PoE splitter wanted that provides both 12v *AND* PoE on the camera end

Kawboy12R

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Most PoE splitters strip the power out of the Ethernet and provide 12v and just plain data on the far (camera) end. I'm not having much luck finding one that taps into the PoE to provide both PoE and a separate 12v supply on the far end. I'm looking to run a PoE camera (no 12v option) and a 12v IR illuminator from a single PoE RJ45 cable from the switch. It's easy if the cam does 12v- just split the 12v again with a Y after it comes out of the PoE splitter and run one to the cam and one to the IR but not if the cam doesn't have a 12v input.

Seems like a common enough thing to want to do, right? Where's the hardware? Google isn't helping much today.
 

pozzello

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Powering a Hik 2032 bullet with 48V PoE, I get 12V OUT on the cam's 12V power plug.
IE, the cam itself is acting as a 12V pass-through. Dunno what sort of load it could handle, tho.

edit: oops, you mentioned your cam doesn't have the 12V in/(out), so that doesn't help. my bad....
 

pozzello

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you could use a pair of ethernet splitter/combiners to power both devices separately on the single wire:
http://www.ebay.com/itm/121878900894

I've used these to run two PoE cams, so one should be able to run a cam and another 12v device (with it''s own PS at the switch end)

Not quite what you're looking for, but doesn't require running another wire to the cam/IR location.
Also allows delivering more power than a single PoE port might provide.
 

Kawboy12R

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These things are interesting. You've used them to run two PoE cams before? I'm not sure how they work but just looking at them I'd figure that they'd take the two input cables (2 data pairs each), combine them and use all four pairs on the single strand for data, then split them into two cables with 2 pairs each on the other end. That'd work with PoE carried over the data pairs but not PoE carried over the unused pairs of a single cable because they aren't passed through. Sooo, if my guesswork is right, your PoE was Alternative A (carried on the data pairs) rather than carried on the unused pairs (Alternative B) like in this article- https://en.wikipedia.org/wiki/Power_over_Ethernet Either that or I'm wrong on how it does the switching inside those two little boxes and they're actually little ethernet switches with no power supply rather than simple wiring crossover boxes.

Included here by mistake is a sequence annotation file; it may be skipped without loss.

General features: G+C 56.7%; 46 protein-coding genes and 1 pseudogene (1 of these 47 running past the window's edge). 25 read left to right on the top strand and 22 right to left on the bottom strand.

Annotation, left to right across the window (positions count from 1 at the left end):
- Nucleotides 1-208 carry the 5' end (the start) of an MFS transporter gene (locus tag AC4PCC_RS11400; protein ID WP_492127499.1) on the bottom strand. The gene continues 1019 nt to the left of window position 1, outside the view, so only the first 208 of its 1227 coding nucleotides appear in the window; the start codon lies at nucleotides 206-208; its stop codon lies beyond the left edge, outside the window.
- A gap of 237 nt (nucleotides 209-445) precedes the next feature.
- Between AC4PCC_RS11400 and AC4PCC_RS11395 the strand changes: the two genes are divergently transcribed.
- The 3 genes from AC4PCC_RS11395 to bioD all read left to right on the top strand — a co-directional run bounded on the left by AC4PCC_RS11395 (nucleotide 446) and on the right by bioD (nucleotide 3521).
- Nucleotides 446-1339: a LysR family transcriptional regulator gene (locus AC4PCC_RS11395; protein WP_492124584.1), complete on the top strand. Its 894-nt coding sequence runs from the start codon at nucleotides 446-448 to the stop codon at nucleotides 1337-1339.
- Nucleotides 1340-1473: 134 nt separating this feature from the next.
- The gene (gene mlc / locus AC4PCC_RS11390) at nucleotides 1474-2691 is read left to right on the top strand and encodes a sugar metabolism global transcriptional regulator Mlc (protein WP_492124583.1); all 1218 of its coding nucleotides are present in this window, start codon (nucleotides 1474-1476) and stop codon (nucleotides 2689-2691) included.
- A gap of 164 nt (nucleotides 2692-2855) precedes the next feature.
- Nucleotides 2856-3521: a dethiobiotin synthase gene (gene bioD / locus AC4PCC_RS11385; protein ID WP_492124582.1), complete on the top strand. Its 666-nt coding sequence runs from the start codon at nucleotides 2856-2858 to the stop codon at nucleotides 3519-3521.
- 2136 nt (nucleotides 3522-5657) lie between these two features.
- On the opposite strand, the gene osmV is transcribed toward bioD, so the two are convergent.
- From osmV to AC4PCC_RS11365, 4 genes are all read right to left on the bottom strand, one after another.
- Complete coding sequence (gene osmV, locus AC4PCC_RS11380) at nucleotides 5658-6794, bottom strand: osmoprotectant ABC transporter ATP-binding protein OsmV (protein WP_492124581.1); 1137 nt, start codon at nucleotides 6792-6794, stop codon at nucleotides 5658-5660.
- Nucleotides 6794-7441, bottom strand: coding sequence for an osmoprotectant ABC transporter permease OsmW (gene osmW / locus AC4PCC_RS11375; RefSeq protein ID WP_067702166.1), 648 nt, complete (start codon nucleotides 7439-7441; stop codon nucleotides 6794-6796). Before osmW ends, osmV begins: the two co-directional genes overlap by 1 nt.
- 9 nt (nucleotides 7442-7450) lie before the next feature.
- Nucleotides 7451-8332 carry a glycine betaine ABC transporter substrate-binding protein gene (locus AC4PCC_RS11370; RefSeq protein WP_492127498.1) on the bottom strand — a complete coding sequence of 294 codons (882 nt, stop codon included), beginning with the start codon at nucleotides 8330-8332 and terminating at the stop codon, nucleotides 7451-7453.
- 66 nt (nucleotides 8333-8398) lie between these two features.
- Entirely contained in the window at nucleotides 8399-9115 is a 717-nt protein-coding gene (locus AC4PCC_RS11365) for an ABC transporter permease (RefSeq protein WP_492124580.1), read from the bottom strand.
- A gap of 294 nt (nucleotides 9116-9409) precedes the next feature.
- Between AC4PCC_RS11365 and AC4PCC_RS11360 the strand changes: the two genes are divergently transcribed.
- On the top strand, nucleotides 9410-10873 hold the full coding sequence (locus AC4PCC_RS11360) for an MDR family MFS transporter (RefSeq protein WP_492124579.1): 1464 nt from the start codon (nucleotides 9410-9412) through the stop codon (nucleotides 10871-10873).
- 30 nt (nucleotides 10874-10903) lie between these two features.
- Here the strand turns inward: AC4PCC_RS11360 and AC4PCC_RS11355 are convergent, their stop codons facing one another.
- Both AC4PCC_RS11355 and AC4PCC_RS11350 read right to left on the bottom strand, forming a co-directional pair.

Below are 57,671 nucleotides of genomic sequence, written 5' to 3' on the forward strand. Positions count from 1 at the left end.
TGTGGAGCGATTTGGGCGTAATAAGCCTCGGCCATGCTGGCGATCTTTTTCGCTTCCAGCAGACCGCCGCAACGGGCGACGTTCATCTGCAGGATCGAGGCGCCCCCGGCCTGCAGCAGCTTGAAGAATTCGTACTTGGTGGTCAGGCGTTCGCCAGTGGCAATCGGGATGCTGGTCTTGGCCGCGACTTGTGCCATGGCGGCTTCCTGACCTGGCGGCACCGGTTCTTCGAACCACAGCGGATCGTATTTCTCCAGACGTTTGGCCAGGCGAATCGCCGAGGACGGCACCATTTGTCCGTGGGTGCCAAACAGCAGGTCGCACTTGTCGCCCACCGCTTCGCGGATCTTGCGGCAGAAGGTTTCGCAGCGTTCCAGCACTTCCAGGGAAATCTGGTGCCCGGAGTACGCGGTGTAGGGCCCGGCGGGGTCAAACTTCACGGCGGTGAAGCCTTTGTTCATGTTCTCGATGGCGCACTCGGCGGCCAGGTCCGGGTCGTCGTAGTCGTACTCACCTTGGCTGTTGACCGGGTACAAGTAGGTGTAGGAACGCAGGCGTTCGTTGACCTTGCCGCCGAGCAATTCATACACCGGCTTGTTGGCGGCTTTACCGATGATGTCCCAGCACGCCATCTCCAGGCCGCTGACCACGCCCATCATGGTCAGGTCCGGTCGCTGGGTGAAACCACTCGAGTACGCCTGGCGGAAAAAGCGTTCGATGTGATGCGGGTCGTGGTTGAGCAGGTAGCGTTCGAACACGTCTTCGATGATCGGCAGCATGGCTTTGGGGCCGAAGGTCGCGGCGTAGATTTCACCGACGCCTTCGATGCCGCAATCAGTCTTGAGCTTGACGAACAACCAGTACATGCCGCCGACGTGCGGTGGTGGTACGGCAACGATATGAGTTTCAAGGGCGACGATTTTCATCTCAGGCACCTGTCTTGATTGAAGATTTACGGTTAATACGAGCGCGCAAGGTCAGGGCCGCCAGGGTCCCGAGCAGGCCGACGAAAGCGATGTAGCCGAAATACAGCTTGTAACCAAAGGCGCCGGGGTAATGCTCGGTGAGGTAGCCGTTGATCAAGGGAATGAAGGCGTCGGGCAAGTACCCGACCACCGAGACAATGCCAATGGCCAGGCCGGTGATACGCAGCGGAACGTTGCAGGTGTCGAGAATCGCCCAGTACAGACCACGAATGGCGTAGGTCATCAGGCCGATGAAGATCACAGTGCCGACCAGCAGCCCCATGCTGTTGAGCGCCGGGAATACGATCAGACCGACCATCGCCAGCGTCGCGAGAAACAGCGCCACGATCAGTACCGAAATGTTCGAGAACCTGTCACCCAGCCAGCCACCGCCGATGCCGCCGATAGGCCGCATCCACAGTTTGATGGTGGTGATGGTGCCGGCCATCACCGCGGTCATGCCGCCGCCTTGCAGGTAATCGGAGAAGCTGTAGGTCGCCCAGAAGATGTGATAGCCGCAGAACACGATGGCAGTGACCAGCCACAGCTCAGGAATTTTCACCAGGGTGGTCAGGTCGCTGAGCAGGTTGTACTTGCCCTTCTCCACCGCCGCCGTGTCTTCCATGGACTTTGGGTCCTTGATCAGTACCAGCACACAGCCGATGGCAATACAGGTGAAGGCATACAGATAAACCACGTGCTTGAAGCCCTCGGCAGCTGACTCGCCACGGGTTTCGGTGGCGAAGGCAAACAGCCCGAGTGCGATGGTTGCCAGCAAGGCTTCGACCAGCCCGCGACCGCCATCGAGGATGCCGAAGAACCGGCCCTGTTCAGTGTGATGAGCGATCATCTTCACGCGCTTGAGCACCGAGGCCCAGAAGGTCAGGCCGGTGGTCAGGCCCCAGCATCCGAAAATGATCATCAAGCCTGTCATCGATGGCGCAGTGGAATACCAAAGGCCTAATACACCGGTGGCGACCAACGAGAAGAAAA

I thought in the past that all 10/100 PoE was Alt B (unused pairs) and GigE PoE was Alt A because it used all four pairs for data but it almost looks from doing some more reading that 10/100 PoE can be either A or B depending on what the power supplying equipment (PoE switch) senses when it starts to supply power. So what were you using for PoE when you used these things? A regular PoE switch or an injector of some kind?

For my use, I'd either need to use two PoE ports from my switch and a splitter or possibly one PoE and just a passive 12v injector and 12v power supply to supply the IR illuminator like this one- http://www.ebay.com/itm/Power-Over-Ethernet-Kit-PoE-Adapter-Injector-Splitter-5V-12V-24V-48V-1A-2A-1-5A-/171311114663?hash=item27e2f029a7:g:VxoAAOxy9X5TWoQY
 

pozzello

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these work because 10/100mb ethernet only uses 2 pairs for data. PoE Mode A uses the same two pairs for power, so you can run two
PoE devices, as long as the both are using Mode A. (Both mode B works also, but has the cam using the other cam's data wiring for power)

Yes, would be easier to use 2 PoE switch ports and a PoE splitter (active) at the cam for the secondary (IR) device, but an
active 802.3af switch won't power the secondary device without a live ethernet link to a compliant 802.3af device...

...So, an external PS and passive PoE injector at the switch and passive splitter at the cam will be needed for the IR.
As the passive injector will typically mimic mode B (using the non-data pairs), you'll need swizzle the pairs around in the
patch cable between the injector and the ethernet splitter...
 

Kawboy12R

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You're probably right on the switch not wanting to power just 12v equipment and gotcha on the switch and passive injector. Swizzle as necessary after seeing which wires are powered from the injector, which are almost definitely not going to be the data ones that those boxes cross over. Awesome. I love learning something new.
 

pozzello

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duh, not that complicated... :)

while what i described in post #5 would work, I realize now it's significantly simpler to just use two of your 802.3af mode A switch ports with the ethernet combiner/splitters i linked to and an ACTIVE poe splitter (for powering 'dumb' 12v devices) at the cam end.

I have done exactly this setup before, powering a PoE cam and a non-poe cam over a single ethernet from two poe ports on the switch.
you'd just be using an IR illuminator instead of a dumb 12V cam, but same difference wiring-wise...

this would work:
http://www.amazon.com/iCreatin-ethernet-Splitter-Adapter-Compliant/dp/B00SM196AE
 
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Kawboy12R